This digitally-colorized scanning electron micrograph depicts some of the ultrastructural morphologic details of an oblong-shaped Giardia protozoan cyst, revealing the filamentous nature of the cyst wall. Each cyst-wall filament is approximately 7-20 nm thick. Note that this cyst was undergoing "excystation," and was captured at a point in the process where a flagellated trophozoite was beginning to emerge from the right side of the cyst.

A new device lets visually impaired users carry a mechanical Braille interface developed at MIT’s Computer Science and Artificial Intelligence Laboratory, which conveys information about the distance to the nearest obstacle in the direction the user is mo

Low-power Chip Processes 3-D Camera Data, could help Visually Impaired

February 4, 2016 1:55 pm | by Larry Hardesty, MIT | News | Comments

MIT researchers have developed a low-power chip for processing 3-D camera data that could help visually impaired people navigate their environments. The chip consumes only one-thousandth as much power as a conventional computer processor executing the same algorithms. Using their chip, the researchers also built a prototype of a complete navigation system for the visually impaired.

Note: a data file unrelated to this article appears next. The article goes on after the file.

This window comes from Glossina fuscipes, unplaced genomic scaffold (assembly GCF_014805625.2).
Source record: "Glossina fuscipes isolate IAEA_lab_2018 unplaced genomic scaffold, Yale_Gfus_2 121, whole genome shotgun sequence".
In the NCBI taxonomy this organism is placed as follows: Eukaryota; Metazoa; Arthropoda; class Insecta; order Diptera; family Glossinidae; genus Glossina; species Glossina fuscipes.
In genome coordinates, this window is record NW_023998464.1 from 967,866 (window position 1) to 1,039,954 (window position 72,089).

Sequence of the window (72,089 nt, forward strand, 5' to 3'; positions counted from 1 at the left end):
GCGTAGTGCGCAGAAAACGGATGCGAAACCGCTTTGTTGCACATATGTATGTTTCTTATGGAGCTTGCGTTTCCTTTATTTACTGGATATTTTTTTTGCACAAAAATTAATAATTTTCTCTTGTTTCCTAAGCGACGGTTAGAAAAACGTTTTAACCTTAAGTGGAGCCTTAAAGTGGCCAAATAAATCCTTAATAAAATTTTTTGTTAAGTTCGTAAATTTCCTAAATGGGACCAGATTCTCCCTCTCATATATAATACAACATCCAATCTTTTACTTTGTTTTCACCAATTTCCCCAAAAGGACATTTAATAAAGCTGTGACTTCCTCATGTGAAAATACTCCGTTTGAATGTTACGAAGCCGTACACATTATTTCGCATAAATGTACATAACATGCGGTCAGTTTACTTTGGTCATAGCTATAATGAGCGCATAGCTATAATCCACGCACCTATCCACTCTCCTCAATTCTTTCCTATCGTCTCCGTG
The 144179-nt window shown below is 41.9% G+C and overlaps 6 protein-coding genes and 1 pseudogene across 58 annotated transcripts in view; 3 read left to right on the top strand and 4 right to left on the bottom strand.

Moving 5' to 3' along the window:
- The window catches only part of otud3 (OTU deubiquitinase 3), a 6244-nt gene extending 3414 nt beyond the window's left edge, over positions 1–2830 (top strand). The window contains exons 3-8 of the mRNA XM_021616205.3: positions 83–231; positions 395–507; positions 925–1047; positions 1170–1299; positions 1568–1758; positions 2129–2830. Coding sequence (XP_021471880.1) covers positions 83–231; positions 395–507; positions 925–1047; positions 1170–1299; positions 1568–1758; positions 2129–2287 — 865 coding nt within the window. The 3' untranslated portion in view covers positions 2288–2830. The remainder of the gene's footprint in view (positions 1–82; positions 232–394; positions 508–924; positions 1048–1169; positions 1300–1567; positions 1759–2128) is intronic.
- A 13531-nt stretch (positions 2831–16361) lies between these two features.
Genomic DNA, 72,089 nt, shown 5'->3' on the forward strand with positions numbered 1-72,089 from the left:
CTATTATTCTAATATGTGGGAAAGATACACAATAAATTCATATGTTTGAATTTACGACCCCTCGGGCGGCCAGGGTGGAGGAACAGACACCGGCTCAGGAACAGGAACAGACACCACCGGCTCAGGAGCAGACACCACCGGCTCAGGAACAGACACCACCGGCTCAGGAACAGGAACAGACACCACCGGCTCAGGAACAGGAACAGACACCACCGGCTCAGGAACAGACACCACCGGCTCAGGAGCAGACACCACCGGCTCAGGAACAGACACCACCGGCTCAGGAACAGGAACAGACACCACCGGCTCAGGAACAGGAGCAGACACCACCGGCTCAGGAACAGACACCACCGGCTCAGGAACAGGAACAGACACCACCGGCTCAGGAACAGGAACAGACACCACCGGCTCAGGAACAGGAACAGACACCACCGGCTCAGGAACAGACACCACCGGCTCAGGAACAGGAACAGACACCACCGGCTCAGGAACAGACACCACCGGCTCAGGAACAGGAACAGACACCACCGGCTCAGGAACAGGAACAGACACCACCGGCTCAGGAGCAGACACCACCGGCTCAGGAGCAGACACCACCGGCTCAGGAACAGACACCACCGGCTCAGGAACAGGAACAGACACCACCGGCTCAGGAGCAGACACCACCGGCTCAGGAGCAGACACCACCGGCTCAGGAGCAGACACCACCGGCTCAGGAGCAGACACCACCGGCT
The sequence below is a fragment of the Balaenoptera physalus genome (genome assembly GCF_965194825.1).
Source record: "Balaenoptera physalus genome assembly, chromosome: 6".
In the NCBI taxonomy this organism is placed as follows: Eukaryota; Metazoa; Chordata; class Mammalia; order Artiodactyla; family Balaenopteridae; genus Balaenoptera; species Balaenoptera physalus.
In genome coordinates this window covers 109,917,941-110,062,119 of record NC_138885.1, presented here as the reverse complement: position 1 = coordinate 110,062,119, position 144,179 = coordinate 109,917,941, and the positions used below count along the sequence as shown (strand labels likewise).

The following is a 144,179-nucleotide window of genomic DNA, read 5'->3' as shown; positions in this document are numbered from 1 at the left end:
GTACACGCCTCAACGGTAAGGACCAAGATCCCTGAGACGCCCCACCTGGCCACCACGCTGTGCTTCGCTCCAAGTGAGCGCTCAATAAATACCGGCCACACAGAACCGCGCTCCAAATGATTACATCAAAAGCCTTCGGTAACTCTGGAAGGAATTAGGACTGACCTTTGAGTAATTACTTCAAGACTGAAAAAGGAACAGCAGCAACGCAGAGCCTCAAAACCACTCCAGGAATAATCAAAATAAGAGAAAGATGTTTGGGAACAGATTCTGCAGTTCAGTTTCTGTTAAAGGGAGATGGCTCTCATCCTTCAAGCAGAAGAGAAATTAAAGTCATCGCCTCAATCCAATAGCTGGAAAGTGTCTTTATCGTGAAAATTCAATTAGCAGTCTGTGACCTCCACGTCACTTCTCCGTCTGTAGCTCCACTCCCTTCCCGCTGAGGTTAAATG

This greatly enlarged artist's rendering shows a gallium arsenide chip. The pink vector (below) depicts "classical" or laser light entering the chip. The blue structure in the center is indium arsenide. This material acts like a special filter that allows

Looking to Early-20th-century Radio Tech to Create Transmissions Impervious to Eavesdropping

February 4, 2016 12:27 pm | by Andrew Myers | News | Comments

Imagine communicating with your bank, the IRS or your doctor by way of an Internet that was perfectly secure. Your most private data would be protected with absolute certainty and, better yet, if any bad actor were to try to eavesdrop you would know immediately. Such is the promise of secure quantum communication. Researchers have created a novel quantum light source that might someday serve as the basis for quantum communication.